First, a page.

Almost all academic papers about the politically created category of "drugs" have to do with misuse, abuse and addiction. This is really a kind of Drug War propaganda in and of itself, because the collective effect of these papers is to give the layperson the impression that psychoactive substances are pure evil the moment that they have been outlawed by pharmacologically clueless politicians. In a sane world, we'd have articles that talked about morphine's ability to give the properly educated user an intense appreciation of mother nature, a la the morphine-fueled delights of amateur naturalist Augustus Bedloe in Poe's short story entitled "A Tale of the Ragged Mountains." We'd find articles about the ability of pedagogically employed psilocybin to heighten musical appreciation, and the power of coca to aid in focus on a wide variety of computational tasks, including everything from proofreading to creating crosswords -- or, as Jules Verne and HG Wells knew, to increase our ability to focus long enough to write coherent and powerful short stories.
Instead, researchers just crank out paper after paper about the abuse and misuse of psychoactive substances, in lockstep with the Drug Warrior lie that such demonized substances can be used for nothing but hedonistic and immoral purposes. For the Drug War ideology insists that we assume, a priori, that demonized plant medicines have no legitimate uses whatsoever, a glaring falsehood that has fried the brains of not just the public, but of American psychologists and scientists as well, almost all of whom find it more than their jobs are worth to push back against the know-nothing mendacity of the Drug War.
It's strange that Satish Chandra is blasting psychoactive medicines for statistical trifles given the fact that the Vedic-Hindu religion itself was inspired by psychedelic medicine. But it's also not surprising since it's US government policy to ignore all beneficial uses of psychoactive plant medicine. Just look at the original charter of Joe Biden's Office of National Drug Control Policy, and you find a proviso which forbids government employees from even discussing potential positive uses of "drugs" -- i.e., those medicinal godsends from Mother Nature which botanically and historically clueless politicians have decided to outlaw.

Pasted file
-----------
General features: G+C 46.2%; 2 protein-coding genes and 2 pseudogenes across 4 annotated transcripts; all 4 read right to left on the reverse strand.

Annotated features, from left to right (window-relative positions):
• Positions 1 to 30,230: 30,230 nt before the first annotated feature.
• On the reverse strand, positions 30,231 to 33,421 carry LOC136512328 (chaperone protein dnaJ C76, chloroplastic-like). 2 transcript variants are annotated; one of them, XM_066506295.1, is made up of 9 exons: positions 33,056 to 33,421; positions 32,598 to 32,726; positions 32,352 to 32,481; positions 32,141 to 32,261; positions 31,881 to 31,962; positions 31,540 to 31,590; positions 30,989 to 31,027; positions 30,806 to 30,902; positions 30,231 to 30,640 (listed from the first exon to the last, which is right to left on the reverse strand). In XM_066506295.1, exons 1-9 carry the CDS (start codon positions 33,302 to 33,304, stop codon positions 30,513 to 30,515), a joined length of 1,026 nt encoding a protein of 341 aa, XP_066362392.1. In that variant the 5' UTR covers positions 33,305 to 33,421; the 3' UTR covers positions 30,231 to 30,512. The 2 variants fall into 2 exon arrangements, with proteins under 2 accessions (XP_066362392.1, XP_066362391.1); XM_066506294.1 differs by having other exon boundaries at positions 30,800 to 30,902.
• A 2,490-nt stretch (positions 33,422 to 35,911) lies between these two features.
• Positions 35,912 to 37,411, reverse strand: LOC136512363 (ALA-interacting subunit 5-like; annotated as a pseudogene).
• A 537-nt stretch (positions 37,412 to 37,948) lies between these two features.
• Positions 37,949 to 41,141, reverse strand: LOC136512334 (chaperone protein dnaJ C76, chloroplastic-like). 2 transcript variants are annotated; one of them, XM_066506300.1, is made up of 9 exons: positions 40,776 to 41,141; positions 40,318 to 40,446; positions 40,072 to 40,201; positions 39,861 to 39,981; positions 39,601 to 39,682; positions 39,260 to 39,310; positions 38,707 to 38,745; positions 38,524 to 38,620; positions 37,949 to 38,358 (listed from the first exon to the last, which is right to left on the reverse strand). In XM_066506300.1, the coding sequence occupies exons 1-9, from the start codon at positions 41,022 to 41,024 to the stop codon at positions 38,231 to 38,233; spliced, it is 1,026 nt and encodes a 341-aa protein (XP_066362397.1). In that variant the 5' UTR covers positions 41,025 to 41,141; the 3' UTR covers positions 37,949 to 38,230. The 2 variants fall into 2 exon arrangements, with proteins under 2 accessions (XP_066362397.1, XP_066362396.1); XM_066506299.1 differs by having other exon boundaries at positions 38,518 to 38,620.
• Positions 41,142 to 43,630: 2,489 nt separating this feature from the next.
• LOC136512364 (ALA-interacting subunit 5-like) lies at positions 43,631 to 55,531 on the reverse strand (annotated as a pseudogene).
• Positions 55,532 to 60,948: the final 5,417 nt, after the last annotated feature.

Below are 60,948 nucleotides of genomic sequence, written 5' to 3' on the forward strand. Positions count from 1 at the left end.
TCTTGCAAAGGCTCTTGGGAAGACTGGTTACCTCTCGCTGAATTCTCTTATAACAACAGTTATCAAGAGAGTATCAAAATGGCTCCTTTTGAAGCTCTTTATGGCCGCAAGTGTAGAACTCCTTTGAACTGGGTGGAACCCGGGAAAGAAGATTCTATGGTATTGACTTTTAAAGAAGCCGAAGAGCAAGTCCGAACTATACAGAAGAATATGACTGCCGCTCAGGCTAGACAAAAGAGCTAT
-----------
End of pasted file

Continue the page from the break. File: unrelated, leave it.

The Mayans considered 'magic mushrooms' divine, the Inca had the same idea about the coca plant. And Plato's view of the afterlife was inspired by the psychedelic fueled Eleusinian Mysteries, and yet so-called 'scientific' America has taught the world to demonize all such substances and to turn the hypocritically defined category of "drugs" into an all-purpose scapegoat for social problems. That's a conscious move by conservatives who are determined to keep America's eye OFF the prize, so that Americans are too busy being arrested and drug-tested to demand social policies that the skin-flint 3% do not wish to help pay for.
It's hard to overstate how huge of a scandal this is. There is a prima facie case for using drugs like psilocybin, LSD and MDMA to treat Alzheimer's and autism sufferers, given the fact that said substances have been shown to create new neuronal connections and even grow new neurons in the brain. Yet our government demands that we ignore such obvious approaches to treating these modern-day scourges, because they believe that substances called "drugs" can have no good uses for anyone, anywhere, ever: an idea that would be laughable were it not productive of so much unnecessary suffering in the world.